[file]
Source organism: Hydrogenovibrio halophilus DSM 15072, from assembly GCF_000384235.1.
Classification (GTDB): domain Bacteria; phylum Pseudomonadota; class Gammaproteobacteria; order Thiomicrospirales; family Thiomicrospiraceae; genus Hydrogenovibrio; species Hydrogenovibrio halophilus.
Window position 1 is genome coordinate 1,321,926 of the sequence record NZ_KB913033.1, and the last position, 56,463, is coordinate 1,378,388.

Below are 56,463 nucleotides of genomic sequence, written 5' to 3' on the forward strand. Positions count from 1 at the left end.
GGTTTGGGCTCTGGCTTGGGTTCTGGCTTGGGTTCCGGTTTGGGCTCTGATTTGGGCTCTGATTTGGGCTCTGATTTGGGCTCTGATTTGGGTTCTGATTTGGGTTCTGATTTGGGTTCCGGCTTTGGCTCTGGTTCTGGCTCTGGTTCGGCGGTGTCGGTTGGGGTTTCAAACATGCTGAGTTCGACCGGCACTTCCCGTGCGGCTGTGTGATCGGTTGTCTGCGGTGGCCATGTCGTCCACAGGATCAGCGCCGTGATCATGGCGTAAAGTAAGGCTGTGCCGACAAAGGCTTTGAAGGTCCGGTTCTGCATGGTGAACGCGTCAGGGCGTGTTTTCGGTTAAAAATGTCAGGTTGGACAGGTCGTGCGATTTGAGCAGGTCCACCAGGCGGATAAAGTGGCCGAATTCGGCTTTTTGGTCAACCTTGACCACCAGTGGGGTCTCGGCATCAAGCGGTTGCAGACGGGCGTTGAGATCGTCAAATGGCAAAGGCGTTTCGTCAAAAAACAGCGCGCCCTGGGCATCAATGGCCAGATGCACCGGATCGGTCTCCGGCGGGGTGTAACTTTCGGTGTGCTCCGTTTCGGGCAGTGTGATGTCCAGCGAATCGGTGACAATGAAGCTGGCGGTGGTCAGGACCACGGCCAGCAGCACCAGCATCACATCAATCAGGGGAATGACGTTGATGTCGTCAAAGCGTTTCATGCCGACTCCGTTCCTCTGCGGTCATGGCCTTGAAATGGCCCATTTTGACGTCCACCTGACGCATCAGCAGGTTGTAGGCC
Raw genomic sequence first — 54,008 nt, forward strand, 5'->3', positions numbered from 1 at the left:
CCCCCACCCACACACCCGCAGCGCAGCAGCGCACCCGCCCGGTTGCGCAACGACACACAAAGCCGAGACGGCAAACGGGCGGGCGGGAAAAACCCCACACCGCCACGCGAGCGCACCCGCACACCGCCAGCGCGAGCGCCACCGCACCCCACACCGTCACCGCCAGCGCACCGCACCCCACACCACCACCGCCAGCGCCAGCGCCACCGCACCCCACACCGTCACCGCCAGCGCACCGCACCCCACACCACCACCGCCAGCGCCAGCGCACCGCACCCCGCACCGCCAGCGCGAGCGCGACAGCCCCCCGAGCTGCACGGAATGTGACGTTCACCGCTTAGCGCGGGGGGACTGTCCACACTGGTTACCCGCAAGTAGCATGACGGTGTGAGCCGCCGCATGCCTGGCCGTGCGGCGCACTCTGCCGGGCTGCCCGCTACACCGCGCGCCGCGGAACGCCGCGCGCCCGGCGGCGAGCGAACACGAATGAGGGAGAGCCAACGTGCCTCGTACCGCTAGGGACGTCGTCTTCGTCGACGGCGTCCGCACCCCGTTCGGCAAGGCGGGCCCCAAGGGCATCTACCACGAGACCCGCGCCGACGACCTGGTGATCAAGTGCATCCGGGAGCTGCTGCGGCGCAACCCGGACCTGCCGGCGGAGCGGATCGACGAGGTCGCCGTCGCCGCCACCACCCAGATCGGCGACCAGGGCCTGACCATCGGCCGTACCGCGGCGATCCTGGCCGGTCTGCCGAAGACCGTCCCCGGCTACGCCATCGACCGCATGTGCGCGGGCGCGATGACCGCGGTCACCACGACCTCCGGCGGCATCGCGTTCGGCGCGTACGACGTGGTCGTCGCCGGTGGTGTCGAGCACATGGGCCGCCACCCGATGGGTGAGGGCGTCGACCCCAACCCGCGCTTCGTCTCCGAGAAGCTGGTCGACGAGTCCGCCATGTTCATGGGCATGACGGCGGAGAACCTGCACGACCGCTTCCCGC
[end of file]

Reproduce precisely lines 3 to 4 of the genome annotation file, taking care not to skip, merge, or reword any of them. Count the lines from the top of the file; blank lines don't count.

Window position 1 is genome coordinate 1,321,926 of the sequence record NZ_KB913033.1, and the last position, 56,463, is coordinate 1,378,388.

Below are 56,463 nucleotides of genomic sequence, written 5' to 3' on the forward strand. Positions count from 1 at the left end.